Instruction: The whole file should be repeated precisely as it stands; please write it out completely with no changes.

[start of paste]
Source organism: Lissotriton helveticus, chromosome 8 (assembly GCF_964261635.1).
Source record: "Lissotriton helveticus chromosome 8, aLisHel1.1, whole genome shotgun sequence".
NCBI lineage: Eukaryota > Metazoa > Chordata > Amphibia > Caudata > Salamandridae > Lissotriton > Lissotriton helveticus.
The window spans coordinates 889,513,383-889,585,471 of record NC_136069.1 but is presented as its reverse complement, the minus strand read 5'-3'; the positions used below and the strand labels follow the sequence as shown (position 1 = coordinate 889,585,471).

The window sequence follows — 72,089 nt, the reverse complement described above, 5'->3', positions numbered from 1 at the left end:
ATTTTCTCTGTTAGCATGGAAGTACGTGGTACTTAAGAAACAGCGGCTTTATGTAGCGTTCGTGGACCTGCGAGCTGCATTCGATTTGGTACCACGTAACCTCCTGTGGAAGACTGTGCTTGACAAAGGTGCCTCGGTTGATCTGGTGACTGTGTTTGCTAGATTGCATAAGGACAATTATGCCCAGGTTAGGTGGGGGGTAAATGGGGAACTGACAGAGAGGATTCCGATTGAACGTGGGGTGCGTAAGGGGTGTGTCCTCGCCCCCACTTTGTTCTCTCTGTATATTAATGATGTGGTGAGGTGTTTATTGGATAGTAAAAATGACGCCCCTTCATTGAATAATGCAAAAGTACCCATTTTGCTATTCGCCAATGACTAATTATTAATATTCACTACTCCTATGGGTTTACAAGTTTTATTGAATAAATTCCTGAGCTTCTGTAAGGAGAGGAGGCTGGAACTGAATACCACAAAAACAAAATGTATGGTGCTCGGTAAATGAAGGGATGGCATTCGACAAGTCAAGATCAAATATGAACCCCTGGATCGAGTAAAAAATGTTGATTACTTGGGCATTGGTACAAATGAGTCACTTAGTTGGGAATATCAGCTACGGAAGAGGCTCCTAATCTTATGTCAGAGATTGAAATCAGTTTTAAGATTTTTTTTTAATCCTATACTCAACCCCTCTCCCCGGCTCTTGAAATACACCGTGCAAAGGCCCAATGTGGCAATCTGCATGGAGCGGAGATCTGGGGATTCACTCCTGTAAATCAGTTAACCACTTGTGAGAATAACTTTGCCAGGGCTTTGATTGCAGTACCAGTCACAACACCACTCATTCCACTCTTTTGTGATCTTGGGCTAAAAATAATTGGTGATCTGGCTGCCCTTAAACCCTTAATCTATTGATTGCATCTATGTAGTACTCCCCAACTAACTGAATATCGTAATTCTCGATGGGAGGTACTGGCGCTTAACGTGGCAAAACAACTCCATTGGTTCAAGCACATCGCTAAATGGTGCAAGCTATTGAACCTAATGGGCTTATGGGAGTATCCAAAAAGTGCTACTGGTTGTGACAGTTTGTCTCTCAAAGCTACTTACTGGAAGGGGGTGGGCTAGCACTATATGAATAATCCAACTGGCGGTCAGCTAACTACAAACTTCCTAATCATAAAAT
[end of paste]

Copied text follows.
Source organism: Lissotriton helveticus, chromosome 8 (assembly GCF_964261635.1).
Source record: "Lissotriton helveticus chromosome 8, aLisHel1.1, whole genome shotgun sequence".
NCBI lineage: Eukaryota > Metazoa > Chordata > Amphibia > Caudata > Salamandridae > Lissotriton > Lissotriton helveticus.
The window spans coordinates 889,513,383-889,585,471 of record NC_136069.1 but is presented as its reverse complement, the minus strand read 5'-3'; the positions used below and the strand labels follow the sequence as shown (position 1 = coordinate 889,585,471).

The window sequence follows — 72,089 nt, the reverse complement described above, 5'->3', positions numbered from 1 at the left end:
ATTTTCTCTGTTAGCATGGAAGTACGTGGTACTTAAGAAACAGCGGCTTTATGTAGCGTTCGTGGACCTGCGAGCTGCATTCGATTTGGTACCACGTAACCTCCTGTGGAAGACTGTGCTTGACAAAGGTGCCTCGGTTGATCTGGTGACTGTGTTTGCTAGATTGCATAAGGACAATTATGCCCAGGTTAGGTGGGGGGTAAATGGGGAACTGACAGAGAGGATTCCGATTGAACGTGGGGTGCGTAAGGGGTGTGTCCTCGCCCCCACTTTGTTCTCTCTGTATATTAATGATGTGGTGAGGTGTTTATTGGATAGTAAAAATGACGCCCCTTCATTGAATAATGCAAAAGTACCCATTTTGCTATTCGCCAATGACTAATTATTAATATTCACTACTCCTATGGGTTTACAAGTTTTATTGAATAAATTCCTGAGCTTCTGTAAGGAGAGGAGGCTGGAACTGAATACCACAAAAACAAAATGTATGGTGCTCGGTAAATGAAGGGATGGCATTCGACAAGTCAAGATCAAATATGAACCCCTGGATCGAGTAAAAAATGTTGATTACTTGGGCATTGGTACAAATGAGTCACTTAGTTGGGAATATCAGCTACGGAAGAGGCTCCTAATCTTATGTCAGAGATTGAAATCAGTTTTAAGATTTTTTTTTAATCCTATACTCAACCCCTCTCCCCGGCTCTTGAAATACACCGTGCAAAGGCCCAATGTGGCAATCTGCATGGAGCGGAGATCTGGGGATTCACTCCTGTAAATCAGTTAACCACTTGTGAGAATAACTTTGCCAGGGCTTTGATTGCAGTACCAGTCACAACACCACTCATTCCACTCTTTTGTGATCTTGGGCTAAAAATAATTGGTGATCTGGCTGCCCTTAAACCCTTAATCTATTGATTGCATCTATGTAGTACTCCCCAACTAACTGAATATCGTAATTCTCGATGGGAGGTACTGGCGCTTAACGTGGCAAAACAACTCCATTGGTTCAAGCACATCGCTAAATGGTGCAAGCTATTGAACCTAATGGGCTTATGGGAGTATCCAAAAAGTGCTACTGGTTGTGACAGTTTGTCTCTCAAAGCTACTTACTGGAAGGGGGTGGGCTAGCACTATATGAATAATCCAACTGGCGGTCAGCTAACTACAAACTTCCTAATCATAAAAT